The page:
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Students learn to separate 'self' and 'defense'

Students learn to separate 'self' and 'defense'

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Self defense is a two-word topic for Carla Verbsky. 

"If you don't feel safe in your own skin, how can you stand up for yourself?" she told West High freshmen Thursday. 

Verbsky runs G.R.E.A.T. Self-Defense, a free course for area schools that has expanded to 11 schools this year. Thursday was the first of three rounds of classes at West for the year.

Students learn some martial arts basics, but much of Verbsky's message focuses more on self than defense. She emphasized that classmates treat each other with respect and noted Montana's nation-leading suicide rates. 

"All you have to do is ask, 'Are you OK?'" she said. 

Other parts of her presentation are more intense. A presentation included graphic photos of assault victims. "Psychopaths," "predators" and "evil" people can be a real threat, Verbsky said.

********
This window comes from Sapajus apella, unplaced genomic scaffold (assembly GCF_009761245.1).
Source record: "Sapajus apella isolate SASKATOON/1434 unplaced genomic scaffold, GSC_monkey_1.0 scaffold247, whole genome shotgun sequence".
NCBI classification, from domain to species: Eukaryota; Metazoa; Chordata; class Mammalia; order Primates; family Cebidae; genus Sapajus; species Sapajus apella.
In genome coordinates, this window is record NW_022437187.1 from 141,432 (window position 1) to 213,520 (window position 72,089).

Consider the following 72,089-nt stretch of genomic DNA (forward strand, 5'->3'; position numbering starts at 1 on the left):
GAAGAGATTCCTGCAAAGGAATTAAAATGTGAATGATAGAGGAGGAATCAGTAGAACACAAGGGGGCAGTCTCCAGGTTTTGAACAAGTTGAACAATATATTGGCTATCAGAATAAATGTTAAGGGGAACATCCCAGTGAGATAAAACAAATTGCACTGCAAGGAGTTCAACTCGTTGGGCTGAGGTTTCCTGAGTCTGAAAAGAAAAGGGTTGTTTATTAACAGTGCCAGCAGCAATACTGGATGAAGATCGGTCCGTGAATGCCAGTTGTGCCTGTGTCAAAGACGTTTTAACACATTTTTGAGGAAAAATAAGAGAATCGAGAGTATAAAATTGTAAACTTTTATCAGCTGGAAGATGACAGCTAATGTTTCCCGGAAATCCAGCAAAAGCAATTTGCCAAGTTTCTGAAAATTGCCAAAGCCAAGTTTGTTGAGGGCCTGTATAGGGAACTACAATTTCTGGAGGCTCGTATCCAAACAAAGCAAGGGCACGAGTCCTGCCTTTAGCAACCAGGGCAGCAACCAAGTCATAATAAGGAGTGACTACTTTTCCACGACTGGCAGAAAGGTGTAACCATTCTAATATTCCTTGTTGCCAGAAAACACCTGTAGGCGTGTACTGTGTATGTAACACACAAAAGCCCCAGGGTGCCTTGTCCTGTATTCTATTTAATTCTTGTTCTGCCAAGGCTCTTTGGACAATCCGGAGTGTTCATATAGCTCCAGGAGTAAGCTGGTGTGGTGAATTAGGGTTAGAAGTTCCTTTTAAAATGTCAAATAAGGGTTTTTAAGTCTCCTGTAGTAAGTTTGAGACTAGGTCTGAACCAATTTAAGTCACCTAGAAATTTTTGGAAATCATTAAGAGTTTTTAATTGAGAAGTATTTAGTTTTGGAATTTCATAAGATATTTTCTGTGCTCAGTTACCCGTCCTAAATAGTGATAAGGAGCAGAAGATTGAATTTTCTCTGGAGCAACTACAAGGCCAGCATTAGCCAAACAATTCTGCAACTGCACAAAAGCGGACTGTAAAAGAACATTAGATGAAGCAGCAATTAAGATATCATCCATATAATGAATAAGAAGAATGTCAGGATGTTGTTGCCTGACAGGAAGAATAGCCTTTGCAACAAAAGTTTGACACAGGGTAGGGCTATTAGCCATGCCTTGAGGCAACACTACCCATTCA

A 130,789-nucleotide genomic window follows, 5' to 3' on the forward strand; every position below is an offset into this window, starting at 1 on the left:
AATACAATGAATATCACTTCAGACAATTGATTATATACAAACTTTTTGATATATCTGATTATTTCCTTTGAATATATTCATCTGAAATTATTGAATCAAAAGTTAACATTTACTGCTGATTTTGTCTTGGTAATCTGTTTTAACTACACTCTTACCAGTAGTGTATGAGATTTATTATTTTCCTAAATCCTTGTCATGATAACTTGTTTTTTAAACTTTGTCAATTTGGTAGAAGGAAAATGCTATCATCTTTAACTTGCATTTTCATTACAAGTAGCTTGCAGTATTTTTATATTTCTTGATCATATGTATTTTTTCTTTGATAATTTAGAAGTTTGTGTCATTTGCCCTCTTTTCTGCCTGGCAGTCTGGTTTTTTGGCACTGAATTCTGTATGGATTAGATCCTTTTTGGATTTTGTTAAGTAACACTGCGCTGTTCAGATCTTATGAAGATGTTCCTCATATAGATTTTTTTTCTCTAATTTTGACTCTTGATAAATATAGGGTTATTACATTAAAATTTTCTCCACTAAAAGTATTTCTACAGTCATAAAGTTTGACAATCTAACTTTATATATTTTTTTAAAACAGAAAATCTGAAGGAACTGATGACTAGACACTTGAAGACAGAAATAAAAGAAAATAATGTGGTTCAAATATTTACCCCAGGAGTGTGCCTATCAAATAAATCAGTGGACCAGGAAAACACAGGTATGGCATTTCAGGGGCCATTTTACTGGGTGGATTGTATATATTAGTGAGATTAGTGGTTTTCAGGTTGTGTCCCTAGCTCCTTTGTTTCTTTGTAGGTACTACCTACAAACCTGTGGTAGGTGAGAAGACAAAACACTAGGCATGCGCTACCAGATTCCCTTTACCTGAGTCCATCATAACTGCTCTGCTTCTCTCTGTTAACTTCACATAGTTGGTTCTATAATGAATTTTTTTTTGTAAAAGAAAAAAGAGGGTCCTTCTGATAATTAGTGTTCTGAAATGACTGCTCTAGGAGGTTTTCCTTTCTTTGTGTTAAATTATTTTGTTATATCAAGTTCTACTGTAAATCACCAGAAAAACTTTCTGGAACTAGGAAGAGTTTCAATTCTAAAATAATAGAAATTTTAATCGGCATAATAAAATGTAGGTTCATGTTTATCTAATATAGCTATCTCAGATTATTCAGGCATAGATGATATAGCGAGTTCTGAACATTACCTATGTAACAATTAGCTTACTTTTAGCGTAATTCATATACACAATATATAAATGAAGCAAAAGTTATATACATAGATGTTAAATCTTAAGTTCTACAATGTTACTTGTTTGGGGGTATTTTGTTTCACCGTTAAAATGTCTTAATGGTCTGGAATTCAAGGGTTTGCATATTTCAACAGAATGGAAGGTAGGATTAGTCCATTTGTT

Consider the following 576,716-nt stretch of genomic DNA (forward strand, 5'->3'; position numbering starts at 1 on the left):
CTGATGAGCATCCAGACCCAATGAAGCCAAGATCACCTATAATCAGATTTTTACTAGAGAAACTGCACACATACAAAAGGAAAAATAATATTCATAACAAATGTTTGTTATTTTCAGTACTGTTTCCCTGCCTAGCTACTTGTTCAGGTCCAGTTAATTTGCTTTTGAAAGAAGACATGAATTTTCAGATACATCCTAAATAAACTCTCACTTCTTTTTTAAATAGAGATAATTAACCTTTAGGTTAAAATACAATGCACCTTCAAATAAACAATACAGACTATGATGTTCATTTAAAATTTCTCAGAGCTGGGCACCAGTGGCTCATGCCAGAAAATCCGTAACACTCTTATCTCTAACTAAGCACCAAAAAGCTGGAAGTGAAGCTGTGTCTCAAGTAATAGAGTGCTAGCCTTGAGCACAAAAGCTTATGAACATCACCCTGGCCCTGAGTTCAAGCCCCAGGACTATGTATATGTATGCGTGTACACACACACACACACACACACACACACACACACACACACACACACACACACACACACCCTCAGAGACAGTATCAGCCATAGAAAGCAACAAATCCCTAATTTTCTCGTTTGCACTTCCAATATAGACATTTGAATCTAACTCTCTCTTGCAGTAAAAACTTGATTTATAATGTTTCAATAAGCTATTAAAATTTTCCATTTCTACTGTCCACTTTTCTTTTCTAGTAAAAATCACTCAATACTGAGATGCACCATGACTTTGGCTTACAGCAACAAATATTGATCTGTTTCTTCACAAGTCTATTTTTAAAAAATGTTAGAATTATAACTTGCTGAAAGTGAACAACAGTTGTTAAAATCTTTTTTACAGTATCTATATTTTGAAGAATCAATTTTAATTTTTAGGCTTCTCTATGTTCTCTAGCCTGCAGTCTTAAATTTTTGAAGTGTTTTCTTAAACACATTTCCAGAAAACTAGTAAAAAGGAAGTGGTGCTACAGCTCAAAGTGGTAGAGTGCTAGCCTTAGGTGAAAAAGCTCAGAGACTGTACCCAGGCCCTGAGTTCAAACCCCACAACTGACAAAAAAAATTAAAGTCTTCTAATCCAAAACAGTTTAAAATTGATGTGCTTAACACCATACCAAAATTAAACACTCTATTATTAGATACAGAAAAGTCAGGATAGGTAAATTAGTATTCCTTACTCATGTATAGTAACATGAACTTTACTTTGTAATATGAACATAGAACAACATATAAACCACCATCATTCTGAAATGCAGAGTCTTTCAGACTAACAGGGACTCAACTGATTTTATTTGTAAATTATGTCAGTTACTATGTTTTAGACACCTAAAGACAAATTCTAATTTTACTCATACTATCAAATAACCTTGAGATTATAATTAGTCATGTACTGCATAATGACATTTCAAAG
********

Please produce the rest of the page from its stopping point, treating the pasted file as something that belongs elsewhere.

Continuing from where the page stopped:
But students shouldn't have to worry about them at school, she said. That starts with treating each other with respect. 

The message resonated with students. 

"It was awesome," freshman LaKeema Williams said. "She really, like, burned it into my brain."

Verbsky emphasized that martial arts skills are about control as much as being able to defend oneself.

"A weapon must not be given to people if they can't handle it safely," she said. 

Students started the class learning basic punches and kicks. Then, after the presentation, they went through a line of students holding pads to practice. 

G.R.E.A.T. is a nonprofit, and Verbsky purchased much of the equipment herself. She was helped by Dennis Forleo from Shepherd-Warrior Martial Arts School on Thursday. 

Verbsky is a diminutive woman who grew up in Brazil. She wasn't much taller than some students even as she stood on a bench. She exudes energy no matter whether she's punching and shouted at some point in almost every sentence. She demands that students address her as "ma'am," and resembles a drill sergeant at times. 

After class wrapped up, Verbsky broke away from a conversation to hug a student she knew from previous classes. 



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Education Reporter

Education reporter for the Billings Gazette.

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